Archive for the ‘instructional design’ Category

Story-Based Self Tests as an Instructional Tool

Self Test ScreenshotRead a brand-new article composed by co-author Nick Iuppa exclusively for this site, on some of the work he’s been doing for clients the past couple of years.

For more “tales from the trenches” like this new article, check out our books End to End Game Development and Story and Simulations for Serious Games, both published by Focal Press and available through Amazon and Barnes & Noble.


Learning Languages in Virtual Worlds

If you studied a foreign language in school, you might recall that the textbook would have you simulate real-world experiences:  shopping in a supermarket, schmoozing at a cocktail hour, and so on.  Ideally, your teacher would have the class role-play these situations. (Everybody would be very embarrassed, and you probably hoped you wouldn’t be called.)

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Microsoft’s Productivity Games

We’ve rounded up several posts about Microsoft’s productivity games, for an overview of what the software giant has been doing in this important subspecies of serious games.

Productivity games are applications designed to increase work efficiency while also increasing job satisfaction through the application of game aesthetics and mechanics.  Virtually all jobs have some degree of repetitiveness — some more than others — and nearly all of us hate that aspect of work.

Yet interestingly, games require repetition — and find ways to encourage us to embrace the repetition. If we can find ways to build some fun into job repetitiveness, both employer and employee should win.

The games described include Microsoft’s Windows 7 localization game, and their current game encouraging usage and feedback for Office Communicator.

Scroll down towards the bottom of this post (included in the overall roundup), look for “Helpful Material,” and you’ll get a great set of links for the further study on the topic of productivity games.

Robots Playing World of Warcraft?

It’s safe to say that Georgia Tech is on the cutting edge of serious game and simulation development, and this article provides an overview of some of what the school is up to.

A particularly interesting direction is in the use of game engines and virtual worlds to help train and teach robots:  if a robot can navigate and engage in a virtual world simulation, it will likely do better when it engages in the real world.  In addition, virtual worlds offer an environment where robots and humans may jointly collaborate on situations, preparing them for collaboration in the real world.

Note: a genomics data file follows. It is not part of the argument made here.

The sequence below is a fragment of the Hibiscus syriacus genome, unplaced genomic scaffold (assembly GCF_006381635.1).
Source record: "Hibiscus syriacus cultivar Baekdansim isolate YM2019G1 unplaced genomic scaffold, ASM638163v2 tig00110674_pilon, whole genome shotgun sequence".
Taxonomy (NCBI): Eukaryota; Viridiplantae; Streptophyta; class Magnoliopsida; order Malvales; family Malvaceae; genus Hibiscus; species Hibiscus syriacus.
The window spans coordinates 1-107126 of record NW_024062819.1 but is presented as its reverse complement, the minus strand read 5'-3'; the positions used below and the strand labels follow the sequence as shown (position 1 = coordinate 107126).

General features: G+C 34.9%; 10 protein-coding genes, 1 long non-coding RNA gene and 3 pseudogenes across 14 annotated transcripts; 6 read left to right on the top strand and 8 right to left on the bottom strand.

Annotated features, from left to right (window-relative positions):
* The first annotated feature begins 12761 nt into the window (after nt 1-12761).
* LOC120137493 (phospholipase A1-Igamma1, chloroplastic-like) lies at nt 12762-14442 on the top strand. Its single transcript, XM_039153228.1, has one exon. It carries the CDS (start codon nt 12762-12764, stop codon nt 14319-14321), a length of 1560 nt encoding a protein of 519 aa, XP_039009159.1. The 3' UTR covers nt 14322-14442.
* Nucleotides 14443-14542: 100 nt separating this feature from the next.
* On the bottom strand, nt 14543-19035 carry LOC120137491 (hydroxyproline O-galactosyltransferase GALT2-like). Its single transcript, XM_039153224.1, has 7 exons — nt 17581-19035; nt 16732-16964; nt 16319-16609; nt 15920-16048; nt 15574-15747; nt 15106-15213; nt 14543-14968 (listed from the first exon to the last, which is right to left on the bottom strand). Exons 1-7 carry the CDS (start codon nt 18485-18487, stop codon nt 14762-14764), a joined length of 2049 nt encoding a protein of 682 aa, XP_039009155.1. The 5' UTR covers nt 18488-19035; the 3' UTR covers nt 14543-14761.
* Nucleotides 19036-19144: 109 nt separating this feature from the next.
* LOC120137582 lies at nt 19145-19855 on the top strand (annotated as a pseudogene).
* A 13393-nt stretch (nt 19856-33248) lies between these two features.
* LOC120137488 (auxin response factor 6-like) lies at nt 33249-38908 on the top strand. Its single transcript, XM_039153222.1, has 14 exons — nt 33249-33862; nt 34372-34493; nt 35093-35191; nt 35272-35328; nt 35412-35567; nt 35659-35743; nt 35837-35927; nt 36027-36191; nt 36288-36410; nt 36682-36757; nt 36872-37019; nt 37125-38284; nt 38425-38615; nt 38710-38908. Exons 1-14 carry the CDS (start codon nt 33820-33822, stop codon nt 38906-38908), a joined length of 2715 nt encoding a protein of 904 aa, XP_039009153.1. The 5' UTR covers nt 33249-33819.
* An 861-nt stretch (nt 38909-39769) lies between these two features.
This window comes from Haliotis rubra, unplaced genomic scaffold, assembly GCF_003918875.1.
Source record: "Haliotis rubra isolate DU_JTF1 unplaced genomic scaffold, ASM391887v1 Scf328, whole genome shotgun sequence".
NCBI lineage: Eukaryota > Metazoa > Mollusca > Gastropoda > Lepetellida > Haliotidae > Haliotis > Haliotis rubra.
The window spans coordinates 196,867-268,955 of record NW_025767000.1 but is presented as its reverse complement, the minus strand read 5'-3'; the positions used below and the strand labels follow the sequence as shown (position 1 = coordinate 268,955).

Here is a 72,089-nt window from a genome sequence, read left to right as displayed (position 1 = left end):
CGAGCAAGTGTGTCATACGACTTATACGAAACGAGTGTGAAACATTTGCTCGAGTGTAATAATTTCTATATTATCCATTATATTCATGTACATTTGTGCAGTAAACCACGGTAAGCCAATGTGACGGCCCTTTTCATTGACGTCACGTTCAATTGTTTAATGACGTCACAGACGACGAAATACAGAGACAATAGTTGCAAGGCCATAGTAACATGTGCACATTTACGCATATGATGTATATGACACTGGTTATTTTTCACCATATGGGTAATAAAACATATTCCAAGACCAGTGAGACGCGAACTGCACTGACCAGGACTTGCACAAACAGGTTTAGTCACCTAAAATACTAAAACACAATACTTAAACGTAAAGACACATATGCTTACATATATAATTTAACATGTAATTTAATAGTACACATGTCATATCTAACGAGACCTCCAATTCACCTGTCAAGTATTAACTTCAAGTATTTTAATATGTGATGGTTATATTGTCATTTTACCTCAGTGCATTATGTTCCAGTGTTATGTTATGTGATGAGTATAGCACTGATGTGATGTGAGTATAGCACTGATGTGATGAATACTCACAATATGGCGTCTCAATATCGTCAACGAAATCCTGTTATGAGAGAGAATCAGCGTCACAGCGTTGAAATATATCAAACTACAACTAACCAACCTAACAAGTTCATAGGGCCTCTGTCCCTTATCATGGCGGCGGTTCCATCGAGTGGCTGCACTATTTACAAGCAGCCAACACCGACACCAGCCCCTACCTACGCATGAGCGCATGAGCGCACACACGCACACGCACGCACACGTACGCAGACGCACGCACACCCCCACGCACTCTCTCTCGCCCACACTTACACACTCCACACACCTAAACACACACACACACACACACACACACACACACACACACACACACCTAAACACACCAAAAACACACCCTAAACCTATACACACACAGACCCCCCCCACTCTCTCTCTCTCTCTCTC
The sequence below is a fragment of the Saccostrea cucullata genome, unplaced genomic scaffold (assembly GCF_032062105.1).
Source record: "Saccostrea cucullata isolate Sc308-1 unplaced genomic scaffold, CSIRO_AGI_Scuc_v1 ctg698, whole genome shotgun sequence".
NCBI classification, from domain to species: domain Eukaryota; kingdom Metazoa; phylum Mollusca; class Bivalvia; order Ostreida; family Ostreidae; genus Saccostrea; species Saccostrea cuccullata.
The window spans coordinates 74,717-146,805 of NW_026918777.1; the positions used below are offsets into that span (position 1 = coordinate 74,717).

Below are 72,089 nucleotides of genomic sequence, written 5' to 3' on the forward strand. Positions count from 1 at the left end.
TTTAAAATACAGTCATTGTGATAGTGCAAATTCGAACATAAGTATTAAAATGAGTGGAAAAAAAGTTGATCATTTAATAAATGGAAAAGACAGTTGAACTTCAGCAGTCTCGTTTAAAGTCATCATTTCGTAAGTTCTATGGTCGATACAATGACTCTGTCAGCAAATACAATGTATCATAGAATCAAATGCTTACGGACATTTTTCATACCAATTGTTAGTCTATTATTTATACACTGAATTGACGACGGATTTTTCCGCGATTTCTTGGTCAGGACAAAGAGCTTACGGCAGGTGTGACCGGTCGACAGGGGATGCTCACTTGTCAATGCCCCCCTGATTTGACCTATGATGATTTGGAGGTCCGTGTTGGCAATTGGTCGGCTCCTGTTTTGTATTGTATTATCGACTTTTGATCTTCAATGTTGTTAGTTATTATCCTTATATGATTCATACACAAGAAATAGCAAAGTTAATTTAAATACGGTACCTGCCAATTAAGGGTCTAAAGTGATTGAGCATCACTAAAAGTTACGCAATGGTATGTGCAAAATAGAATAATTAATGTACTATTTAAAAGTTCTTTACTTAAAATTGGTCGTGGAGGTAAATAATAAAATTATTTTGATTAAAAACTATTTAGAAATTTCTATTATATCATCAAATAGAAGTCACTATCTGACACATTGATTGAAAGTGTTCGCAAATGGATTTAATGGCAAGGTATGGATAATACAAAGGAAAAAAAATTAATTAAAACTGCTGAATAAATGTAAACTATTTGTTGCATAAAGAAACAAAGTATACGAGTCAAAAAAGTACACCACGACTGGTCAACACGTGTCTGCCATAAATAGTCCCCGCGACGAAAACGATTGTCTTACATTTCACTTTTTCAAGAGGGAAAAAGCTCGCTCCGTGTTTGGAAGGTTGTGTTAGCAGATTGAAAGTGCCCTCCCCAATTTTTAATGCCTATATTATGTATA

Robots aren’t actually playing World of Warcraft yet, but they may take a shine to it in the future…

Read the entire article:  you’ll also find out about AI applications in the field of intelligent narrative technologies, an area discussed in both End to End Game Development and Story and Simulations for Serious Games.

Listen to ‘Cinemascope’ book discussion

Even if you missed the live broadcast of the half-hour interview with co-author Terry Borst on KSFR-FM’s ‘Cinemascope‘, you can listen here to the audio recording. Just click on the embedded MP3 link to stream the interview.  Learn more about the book and its co-author.

Speaking at UNM ArtsLab April 2

Co-author Terry Borst will be speaking at the University of New Mexico’s ArtsLab Friday, April 2 at noon, as part of their ongoing Digital Lunch series.

The topic will be End to End endGame Development, published by Focal Press.  The talk will include a quick sampling of serious game output, and discuss some of the unique issues faced by developers of serious games, persuasive games and simulations.

If you find yourself in Albuquerque on that date, please come!

Theme Is Not Meaning

We were sorry to miss Soren Johnson’s keynote to the GDC Serious Games Summit.  Johnson’s topic, “Theme Is Not Meaning,” applies to all games — but may have its most valuable applicability in the realm of serious games. Continue reading

Webinar on YouTube and Facebook

We’re pleased to announce our 2-part webinar on the topic of game design versus instructional design (presented by co-author Nick Iuppa) is available on Focal Press’s YouTube Channel and also on Focal Press’s Facebook site.  Here are the direct links:



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